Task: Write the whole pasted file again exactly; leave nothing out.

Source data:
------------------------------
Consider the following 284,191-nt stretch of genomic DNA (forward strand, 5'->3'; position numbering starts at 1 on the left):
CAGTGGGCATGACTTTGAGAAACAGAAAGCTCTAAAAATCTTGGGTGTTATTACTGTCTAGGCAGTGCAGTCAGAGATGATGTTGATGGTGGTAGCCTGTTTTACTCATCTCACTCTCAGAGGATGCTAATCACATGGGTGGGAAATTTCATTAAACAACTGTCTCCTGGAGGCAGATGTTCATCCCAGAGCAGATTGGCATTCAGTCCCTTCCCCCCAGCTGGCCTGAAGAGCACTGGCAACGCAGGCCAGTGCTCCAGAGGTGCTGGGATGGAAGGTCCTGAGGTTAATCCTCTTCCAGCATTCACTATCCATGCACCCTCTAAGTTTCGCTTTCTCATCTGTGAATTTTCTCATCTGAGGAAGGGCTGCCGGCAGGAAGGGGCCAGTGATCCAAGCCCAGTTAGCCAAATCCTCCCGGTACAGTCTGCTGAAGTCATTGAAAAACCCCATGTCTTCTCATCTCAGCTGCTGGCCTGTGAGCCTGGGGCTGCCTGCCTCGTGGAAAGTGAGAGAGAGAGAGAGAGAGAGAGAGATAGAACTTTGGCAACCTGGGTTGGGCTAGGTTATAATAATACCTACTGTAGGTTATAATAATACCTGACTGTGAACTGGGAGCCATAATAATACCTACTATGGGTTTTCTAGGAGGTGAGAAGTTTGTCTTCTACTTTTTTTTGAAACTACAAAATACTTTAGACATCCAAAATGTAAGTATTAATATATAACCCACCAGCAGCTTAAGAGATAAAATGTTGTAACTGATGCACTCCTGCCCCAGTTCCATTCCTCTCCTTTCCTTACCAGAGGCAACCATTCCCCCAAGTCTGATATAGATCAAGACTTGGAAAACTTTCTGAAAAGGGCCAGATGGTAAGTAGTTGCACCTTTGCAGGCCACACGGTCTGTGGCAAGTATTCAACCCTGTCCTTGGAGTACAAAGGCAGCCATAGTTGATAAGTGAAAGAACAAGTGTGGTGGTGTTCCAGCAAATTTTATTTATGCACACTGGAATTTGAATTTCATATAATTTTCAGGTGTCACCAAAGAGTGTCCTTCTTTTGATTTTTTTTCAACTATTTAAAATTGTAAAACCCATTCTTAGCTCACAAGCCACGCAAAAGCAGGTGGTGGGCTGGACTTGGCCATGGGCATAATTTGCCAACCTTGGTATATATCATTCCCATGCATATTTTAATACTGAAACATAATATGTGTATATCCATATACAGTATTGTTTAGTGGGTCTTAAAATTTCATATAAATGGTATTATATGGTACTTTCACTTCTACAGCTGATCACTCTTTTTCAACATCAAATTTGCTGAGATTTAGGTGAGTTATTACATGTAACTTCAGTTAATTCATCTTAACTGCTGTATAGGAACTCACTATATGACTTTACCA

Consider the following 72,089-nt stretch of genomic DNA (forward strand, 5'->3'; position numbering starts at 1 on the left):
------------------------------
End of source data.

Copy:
Consider the following 284,191-nt stretch of genomic DNA (forward strand, 5'->3'; position numbering starts at 1 on the left):
CAGTGGGCATGACTTTGAGAAACAGAAAGCTCTAAAAATCTTGGGTGTTATTACTGTCTAGGCAGTGCAGTCAGAGATGATGTTGATGGTGGTAGCCTGTTTTACTCATCTCACTCTCAGAGGATGCTAATCACATGGGTGGGAAATTTCATTAAACAACTGTCTCCTGGAGGCAGATGTTCATCCCAGAGCAGATTGGCATTCAGTCCCTTCCCCCCAGCTGGCCTGAAGAGCACTGGCAACGCAGGCCAGTGCTCCAGAGGTGCTGGGATGGAAGGTCCTGAGGTTAATCCTCTTCCAGCATTCACTATCCATGCACCCTCTAAGTTTCGCTTTCTCATCTGTGAATTTTCTCATCTGAGGAAGGGCTGCCGGCAGGAAGGGGCCAGTGATCCAAGCCCAGTTAGCCAAATCCTCCCGGTACAGTCTGCTGAAGTCATTGAAAAACCCCATGTCTTCTCATCTCAGCTGCTGGCCTGTGAGCCTGGGGCTGCCTGCCTCGTGGAAAGTGAGAGAGAGAGAGAGAGAGAGAGAGATAGAACTTTGGCAACCTGGGTTGGGCTAGGTTATAATAATACCTACTGTAGGTTATAATAATACCTGACTGTGAACTGGGAGCCATAATAATACCTACTATGGGTTTTCTAGGAGGTGAGAAGTTTGTCTTCTACTTTTTTTTGAAACTACAAAATACTTTAGACATCCAAAATGTAAGTATTAATATATAACCCACCAGCAGCTTAAGAGATAAAATGTTGTAACTGATGCACTCCTGCCCCAGTTCCATTCCTCTCCTTTCCTTACCAGAGGCAACCATTCCCCCAAGTCTGATATAGATCAAGACTTGGAAAACTTTCTGAAAAGGGCCAGATGGTAAGTAGTTGCACCTTTGCAGGCCACACGGTCTGTGGCAAGTATTCAACCCTGTCCTTGGAGTACAAAGGCAGCCATAGTTGATAAGTGAAAGAACAAGTGTGGTGGTGTTCCAGCAAATTTTATTTATGCACACTGGAATTTGAATTTCATATAATTTTCAGGTGTCACCAAAGAGTGTCCTTCTTTTGATTTTTTTTCAACTATTTAAAATTGTAAAACCCATTCTTAGCTCACAAGCCACGCAAAAGCAGGTGGTGGGCTGGACTTGGCCATGGGCATAATTTGCCAACCTTGGTATATATCATTCCCATGCATATTTTAATACTGAAACATAATATGTGTATATCCATATACAGTATTGTTTAGTGGGTCTTAAAATTTCATATAAATGGTATTATATGGTACTTTCACTTCTACAGCTGATCACTCTTTTTCAACATCAAATTTGCTGAGATTTAGGTGAGTTATTACATGTAACTTCAGTTAATTCATCTTAACTGCTGTATAGGAACTCACTATATGACTTTACCA

Consider the following 72,089-nt stretch of genomic DNA (forward strand, 5'->3'; position numbering starts at 1 on the left):